NHTSA 2010 Wheelchair Van Crash Test Standards
The National Highway Traffic Safety Administration (NHTSA)
The NHTSA is responsible for devising and implementing safety standards for all vehicles bought and sold in the United States. NHTSA's primary responsibility is to make sure vehicles pass requirements designed to (according to its mission statement):
"Save lives, prevent injuries and reduce economic costs due to road traffic crashes, through education, research, safety standards and enforcement activity."
Many of us have seen crash testing in TV commercials and/or public service announcements, but how exactly does crash testing operate?
All wheelchair conversion vans must successfully pass front, side, and rear impacts without losing fluid from the gas tank. Pre-September 2009 standards required all vans to withstand 30 mph impacts from the front and back with 33.5 mph impacts from the side. The side chosen for testing depends on the location of the fuel filler neck (the side used for pumping gas).
After each test, the vehicle is turned upside down on huge lifts--a 180-degree flip with tires in the air and roof facing the ground. The vehicle must not lose any fluid during the rotation or it immediately fails the test.
New standards went into effect September 2009 (for 2010 vehicles) that required satisfactory completion of 35 mph front, 50 mph rear, and 33.5 mph side collisions. Undoubtedly, the most significant change was the 20 mph increase on rear impact testing of conversion vans.
Adaptive Mobility Systems, Inc. proved successful in all three 2010 standards--one of the very few wheelchair van companies to successfully pass NHTSA's newer, more rigorous requirements in the first attempt. The AMS Edge conversion earned its stripes in December of 2007, and the Legend followed in February of 2008. Thanks to Adaptive Mobility Systems' ultra-strong floor pan, the AMS handicap accessible minivan conversions available to buy from our inventory are considered as safe as their original stock car counterparts.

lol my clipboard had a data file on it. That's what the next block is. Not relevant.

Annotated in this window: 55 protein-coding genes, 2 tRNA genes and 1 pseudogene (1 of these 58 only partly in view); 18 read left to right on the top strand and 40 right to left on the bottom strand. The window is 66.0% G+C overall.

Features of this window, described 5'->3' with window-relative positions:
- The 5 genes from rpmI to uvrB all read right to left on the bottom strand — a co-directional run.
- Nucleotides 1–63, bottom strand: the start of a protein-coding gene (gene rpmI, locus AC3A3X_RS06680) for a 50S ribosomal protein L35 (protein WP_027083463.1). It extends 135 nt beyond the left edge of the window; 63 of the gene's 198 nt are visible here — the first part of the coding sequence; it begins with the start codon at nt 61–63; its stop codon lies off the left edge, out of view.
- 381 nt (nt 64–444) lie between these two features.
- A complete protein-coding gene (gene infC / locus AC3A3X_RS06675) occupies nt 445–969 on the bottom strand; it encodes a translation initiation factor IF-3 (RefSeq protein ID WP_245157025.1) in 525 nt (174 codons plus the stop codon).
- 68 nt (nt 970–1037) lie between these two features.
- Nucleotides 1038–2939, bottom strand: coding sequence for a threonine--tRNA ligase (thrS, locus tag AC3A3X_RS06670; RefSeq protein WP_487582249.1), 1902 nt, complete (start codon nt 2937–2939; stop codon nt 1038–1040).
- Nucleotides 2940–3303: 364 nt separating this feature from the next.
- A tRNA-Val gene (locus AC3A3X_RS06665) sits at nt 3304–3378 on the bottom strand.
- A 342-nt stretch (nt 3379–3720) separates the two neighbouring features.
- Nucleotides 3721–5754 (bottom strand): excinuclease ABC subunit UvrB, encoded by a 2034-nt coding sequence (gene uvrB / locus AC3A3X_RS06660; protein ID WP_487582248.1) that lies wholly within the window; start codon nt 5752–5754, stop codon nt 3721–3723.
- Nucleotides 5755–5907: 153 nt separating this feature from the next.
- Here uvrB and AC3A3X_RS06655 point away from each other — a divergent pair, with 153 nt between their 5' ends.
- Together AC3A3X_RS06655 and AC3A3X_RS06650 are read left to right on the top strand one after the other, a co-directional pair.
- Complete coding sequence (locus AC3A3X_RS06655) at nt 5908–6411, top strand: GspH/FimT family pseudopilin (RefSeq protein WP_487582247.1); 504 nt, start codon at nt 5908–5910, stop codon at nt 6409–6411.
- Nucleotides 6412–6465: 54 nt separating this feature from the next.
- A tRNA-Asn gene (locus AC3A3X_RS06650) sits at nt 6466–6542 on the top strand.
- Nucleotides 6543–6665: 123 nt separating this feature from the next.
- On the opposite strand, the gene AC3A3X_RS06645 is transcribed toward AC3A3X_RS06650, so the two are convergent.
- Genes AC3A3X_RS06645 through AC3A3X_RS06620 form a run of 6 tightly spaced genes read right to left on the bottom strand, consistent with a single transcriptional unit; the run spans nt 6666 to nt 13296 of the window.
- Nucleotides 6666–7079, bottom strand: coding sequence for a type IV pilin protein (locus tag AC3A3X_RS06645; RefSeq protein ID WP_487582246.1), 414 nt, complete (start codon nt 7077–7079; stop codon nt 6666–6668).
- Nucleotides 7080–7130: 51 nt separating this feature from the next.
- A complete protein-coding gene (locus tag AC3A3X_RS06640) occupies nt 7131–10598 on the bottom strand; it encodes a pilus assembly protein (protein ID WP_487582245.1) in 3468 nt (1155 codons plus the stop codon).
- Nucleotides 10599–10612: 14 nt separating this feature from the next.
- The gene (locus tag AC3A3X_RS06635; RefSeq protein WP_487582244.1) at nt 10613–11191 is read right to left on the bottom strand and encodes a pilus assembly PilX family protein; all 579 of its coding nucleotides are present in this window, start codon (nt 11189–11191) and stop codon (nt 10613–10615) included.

Have you ever noticed the tests' battering ram is angled during the side impact test? If you pay close attention, you can see that the device used to ram the van is specifically angled at 45 degrees in an attempt to replicate a real-life scenario. In fact, everything from the speed of impact to the full-scale anthropometric test devices (the test dummies) are specifically designed to simulate real-world conditions.
NHTSA's core values state "(We are) committed to providing the most accurate and complete information available to our customers, the American traveling public, in a helpful and courteous fashion. In all of our activities, we will strive to meet or beat our established deadlines for providing customer service." AMS Vans, Inc. shares similar core values; the conversion vans we sell are Strong, Simple, and Safe. We pride ourselves on selling wheelchair accessible conversions built by Adaptive Mobility Systems, Inc., and we're proud they are one of the few mobility conversion van companies to have met and exceeded NHTSA's 2010 crash standards for handicap conversion vans.
Click here to check out safety videos relating to the AMS brand of wheelchair van conversions.